For Aggies, a great 24 hours

If you’re a Ute, the last 24 hours weren’t so fun — what with a football loss to TCU, a men’s basketball loss to Idaho and a women’s basketball loss to Utah State.

If you’re an Aggie, on the other hand, the past 24 hours have been a rare treat.

Rare in that the football and women’s basketball teams picked up huge wins while the men’s basketball team did what it does.

Utah State’s win over Utah in the Spectrum might be the biggest single victory the women’s basketball program has had since it was reinstated several years back. They’ve had wins, winning seasons and even conference tournament wins. But beating the Utes can be a milestone victory in terms of local perception and recruiting. Reagen Pebley’s team may not be a Top 25 program — a long ways from it, in fact — but the process they’ve undertaken from not even being a team to handily thumping the state’s most-successful programs in the season opener has to have the entire athletic department thrilled.

Likewise, Utah State’s football win over San Jose State was important.

In the immediate picture it wasn’t that impressive. The scoreboard didn’t show an overwhelming advantange and the stat sheet — aside from Robert Turbin’s 190-yard, two-touchdown effort — wasn’t that great. But it gave the Aggies three wins at home in a season for the first time since before Brent Guy arrived.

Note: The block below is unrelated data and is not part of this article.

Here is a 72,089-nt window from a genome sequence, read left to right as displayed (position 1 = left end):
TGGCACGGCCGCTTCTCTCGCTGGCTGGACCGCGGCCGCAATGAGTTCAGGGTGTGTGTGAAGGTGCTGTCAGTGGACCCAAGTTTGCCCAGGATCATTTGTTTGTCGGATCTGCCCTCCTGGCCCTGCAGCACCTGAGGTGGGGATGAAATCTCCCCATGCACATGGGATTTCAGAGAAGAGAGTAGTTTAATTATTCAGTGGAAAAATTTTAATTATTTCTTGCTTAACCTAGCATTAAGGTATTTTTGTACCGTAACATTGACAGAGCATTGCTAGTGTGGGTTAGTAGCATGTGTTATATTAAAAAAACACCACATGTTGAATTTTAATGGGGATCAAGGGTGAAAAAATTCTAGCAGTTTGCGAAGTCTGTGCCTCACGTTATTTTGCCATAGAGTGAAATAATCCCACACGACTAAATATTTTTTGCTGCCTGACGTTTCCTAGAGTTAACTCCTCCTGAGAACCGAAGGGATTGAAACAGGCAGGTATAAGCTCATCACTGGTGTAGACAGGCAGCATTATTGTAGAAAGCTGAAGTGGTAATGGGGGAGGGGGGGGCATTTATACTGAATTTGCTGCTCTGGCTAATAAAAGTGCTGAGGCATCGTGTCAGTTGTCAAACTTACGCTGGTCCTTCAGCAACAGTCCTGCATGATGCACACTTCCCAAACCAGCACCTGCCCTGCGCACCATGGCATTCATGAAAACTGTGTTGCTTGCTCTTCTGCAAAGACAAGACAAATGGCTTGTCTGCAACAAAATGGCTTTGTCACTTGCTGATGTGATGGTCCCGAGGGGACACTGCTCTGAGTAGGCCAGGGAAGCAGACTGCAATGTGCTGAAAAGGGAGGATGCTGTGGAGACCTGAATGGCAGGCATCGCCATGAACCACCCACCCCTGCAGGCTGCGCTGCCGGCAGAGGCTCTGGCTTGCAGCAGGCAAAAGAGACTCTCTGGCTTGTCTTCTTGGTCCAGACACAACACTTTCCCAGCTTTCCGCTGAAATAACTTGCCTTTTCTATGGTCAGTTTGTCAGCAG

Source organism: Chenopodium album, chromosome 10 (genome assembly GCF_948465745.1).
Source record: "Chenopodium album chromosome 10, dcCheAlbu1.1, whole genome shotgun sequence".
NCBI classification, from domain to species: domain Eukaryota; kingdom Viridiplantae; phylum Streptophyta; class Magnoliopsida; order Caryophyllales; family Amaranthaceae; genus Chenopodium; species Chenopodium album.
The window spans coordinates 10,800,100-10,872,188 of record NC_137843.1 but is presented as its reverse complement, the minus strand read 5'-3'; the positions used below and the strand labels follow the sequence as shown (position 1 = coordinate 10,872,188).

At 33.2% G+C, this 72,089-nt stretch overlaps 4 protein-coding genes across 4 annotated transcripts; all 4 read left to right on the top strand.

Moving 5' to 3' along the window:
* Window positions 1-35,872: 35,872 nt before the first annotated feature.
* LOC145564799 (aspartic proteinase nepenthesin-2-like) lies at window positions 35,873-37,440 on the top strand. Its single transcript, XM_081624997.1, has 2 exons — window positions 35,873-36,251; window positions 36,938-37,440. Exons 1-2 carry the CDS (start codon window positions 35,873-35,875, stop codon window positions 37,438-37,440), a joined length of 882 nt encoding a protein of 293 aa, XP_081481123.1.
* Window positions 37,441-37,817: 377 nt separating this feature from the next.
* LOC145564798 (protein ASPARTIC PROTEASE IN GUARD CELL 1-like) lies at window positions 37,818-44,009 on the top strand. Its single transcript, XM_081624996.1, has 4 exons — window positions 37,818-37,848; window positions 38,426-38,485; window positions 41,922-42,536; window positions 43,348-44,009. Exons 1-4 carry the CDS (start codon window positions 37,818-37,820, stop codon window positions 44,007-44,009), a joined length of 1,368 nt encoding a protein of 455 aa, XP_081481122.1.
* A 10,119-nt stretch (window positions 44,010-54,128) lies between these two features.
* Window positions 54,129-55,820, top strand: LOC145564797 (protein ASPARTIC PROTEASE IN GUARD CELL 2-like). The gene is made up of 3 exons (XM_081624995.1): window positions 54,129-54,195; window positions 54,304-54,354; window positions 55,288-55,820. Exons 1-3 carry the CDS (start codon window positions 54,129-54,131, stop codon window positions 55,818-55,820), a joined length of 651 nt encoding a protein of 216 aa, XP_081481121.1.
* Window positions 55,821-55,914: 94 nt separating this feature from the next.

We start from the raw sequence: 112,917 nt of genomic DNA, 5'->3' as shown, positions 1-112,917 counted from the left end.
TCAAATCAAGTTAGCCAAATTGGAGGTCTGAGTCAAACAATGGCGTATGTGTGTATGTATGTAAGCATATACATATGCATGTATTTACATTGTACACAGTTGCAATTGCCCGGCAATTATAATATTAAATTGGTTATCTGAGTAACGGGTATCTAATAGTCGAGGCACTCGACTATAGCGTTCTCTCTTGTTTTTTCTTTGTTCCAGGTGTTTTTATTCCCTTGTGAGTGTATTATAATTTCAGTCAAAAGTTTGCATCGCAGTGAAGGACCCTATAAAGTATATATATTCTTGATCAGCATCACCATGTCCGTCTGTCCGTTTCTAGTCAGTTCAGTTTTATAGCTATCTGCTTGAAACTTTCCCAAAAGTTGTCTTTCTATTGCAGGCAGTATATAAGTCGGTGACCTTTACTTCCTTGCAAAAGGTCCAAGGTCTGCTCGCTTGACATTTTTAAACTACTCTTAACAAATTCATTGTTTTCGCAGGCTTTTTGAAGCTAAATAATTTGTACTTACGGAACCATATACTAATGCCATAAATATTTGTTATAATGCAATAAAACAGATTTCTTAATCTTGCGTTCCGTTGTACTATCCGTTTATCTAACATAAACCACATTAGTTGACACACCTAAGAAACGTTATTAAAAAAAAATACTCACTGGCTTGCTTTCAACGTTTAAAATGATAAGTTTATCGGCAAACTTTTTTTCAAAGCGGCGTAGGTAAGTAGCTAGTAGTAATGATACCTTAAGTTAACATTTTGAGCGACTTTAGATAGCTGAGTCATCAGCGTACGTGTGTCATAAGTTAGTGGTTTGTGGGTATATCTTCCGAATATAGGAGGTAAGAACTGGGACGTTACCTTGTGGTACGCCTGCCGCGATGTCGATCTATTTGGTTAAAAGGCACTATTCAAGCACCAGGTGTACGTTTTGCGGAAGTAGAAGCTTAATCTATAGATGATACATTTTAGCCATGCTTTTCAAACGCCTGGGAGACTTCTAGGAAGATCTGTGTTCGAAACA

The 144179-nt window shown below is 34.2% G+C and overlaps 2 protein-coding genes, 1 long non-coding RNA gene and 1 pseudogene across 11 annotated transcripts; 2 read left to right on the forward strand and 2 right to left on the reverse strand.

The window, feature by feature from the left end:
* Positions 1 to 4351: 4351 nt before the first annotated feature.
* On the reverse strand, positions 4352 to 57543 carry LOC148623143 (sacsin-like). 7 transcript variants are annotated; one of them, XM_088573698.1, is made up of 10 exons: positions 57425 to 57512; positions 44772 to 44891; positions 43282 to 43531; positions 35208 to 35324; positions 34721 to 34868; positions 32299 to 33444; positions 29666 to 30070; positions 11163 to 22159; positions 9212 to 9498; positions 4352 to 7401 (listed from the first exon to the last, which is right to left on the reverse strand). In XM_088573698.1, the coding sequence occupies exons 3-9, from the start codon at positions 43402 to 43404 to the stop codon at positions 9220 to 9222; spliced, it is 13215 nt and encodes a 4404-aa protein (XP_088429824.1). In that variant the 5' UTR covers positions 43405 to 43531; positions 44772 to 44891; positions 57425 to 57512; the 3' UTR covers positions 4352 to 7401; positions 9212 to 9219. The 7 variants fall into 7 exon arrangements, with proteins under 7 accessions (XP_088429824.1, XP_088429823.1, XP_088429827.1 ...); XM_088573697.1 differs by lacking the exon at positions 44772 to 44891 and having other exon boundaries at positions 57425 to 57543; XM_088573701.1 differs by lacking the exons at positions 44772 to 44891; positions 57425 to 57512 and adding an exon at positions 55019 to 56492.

The Aggies are bruised, battered and playing with youngsters not quite ready physically or mentally for Division I football. Yet they’ve been hanging in there against some very stiff competition.

The most optimistic scenario has the Aggies finishing the year with just four wins, very possibly just three. That’s not a marked improvement in the win column over last year’s 3-9 record that got Guy fired.

But ask anyone who has seen USU play and they’ll tell you there is a difference — a positive difference — on the field.

If Utah State can stay healthy, recruit a few more beasts on both sides of the line and develop under the gameplan of coach Gary Andersen, it’s very possible that the Aggies could see rapid improvement where it matters most in just another season.

As for Stew Morrill’s men’s basketball team, let’s just say he’s happy to get past good friend and former assistant Randy Rahe’s Weber State squad.

Opening the season with three straight road games is a pretty tough challenge, especially when looking at those three opponents. But with one win under their belt, the Ags appear to be adjusting well to life without Gary Wilkinson.

Wednesday’s tip at Utah might not be the Super Bowl for Utah State, but it is certainly a big game and Morrill would love to follow another of his former assistants, Idaho skipper Don Verlin, into the Huntsman Center and hand Jim Boylen’s Utes another loss.

It will not be easy, though.

The Utes, without question, will be out to redeem themselves. And after last year’s narrow USU win in Logan, Utah has plenty of motivation to turn things around.

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